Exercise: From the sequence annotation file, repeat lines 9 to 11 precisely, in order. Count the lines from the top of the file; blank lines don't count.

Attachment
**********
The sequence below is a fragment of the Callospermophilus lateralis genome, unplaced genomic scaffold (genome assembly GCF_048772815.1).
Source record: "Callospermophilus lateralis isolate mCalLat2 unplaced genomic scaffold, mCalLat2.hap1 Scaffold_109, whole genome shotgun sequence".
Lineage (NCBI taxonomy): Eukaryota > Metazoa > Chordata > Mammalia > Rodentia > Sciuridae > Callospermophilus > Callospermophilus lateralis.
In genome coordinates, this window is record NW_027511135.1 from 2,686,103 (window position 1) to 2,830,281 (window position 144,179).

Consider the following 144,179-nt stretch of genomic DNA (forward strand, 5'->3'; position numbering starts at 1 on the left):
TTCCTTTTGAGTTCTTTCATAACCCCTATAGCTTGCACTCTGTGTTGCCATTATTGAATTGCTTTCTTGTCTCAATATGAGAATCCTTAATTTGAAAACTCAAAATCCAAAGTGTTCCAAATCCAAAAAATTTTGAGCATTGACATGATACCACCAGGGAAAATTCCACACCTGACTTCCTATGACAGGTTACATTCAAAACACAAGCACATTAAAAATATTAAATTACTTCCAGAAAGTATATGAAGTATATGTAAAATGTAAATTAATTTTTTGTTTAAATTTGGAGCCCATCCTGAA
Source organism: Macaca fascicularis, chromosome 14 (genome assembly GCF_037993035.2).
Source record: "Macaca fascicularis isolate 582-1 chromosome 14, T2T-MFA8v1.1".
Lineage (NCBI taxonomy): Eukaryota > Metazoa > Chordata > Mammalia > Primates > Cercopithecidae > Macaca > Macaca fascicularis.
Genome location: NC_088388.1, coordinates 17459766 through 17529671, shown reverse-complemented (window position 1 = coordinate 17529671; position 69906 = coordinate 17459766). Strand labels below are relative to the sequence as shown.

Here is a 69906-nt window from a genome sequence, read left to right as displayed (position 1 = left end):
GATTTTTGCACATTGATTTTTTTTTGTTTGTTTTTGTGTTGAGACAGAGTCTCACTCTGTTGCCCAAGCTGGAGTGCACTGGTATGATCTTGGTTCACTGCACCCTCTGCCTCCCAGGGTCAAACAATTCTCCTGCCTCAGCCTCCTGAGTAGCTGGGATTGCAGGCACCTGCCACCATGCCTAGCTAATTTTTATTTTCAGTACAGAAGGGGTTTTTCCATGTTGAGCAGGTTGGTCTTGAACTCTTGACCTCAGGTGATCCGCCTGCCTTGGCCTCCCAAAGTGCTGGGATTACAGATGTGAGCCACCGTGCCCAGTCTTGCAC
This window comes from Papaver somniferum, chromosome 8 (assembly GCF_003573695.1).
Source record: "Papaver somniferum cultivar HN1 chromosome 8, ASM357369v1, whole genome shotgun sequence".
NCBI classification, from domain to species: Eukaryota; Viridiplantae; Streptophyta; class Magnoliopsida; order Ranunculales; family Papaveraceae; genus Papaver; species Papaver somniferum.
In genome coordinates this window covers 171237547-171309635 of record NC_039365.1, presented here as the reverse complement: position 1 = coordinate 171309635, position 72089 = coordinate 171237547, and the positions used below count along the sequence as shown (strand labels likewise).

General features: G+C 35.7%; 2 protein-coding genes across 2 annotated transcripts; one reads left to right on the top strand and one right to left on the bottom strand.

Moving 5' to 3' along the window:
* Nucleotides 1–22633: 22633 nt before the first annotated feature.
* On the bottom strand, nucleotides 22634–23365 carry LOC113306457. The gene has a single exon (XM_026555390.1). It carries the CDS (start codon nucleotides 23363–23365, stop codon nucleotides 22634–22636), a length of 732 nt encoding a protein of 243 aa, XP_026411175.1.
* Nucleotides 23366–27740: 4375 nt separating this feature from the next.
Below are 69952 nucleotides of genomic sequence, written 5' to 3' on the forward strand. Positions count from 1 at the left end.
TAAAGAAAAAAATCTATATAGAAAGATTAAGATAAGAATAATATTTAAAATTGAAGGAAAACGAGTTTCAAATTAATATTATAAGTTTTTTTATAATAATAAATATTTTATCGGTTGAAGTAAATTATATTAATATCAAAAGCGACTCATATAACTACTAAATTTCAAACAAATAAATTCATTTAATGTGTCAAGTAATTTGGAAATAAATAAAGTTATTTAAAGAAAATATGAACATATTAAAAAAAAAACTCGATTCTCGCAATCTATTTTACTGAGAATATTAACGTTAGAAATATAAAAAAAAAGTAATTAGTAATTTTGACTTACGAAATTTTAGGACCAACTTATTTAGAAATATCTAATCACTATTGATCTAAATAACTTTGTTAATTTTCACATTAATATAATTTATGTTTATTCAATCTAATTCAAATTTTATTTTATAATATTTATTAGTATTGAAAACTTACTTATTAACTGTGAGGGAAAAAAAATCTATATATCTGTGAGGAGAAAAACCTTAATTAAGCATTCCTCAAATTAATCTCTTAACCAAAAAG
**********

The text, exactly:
Lineage (NCBI taxonomy): Eukaryota > Metazoa > Chordata > Mammalia > Primates > Cercopithecidae > Macaca > Macaca fascicularis.
Genome location: NC_088388.1, coordinates 17459766 through 17529671, shown reverse-complemented (window position 1 = coordinate 17529671; position 69906 = coordinate 17459766). Strand labels below are relative to the sequence as shown.

Here is a 69906-nt window from a genome sequence, read left to right as displayed (position 1 = left end):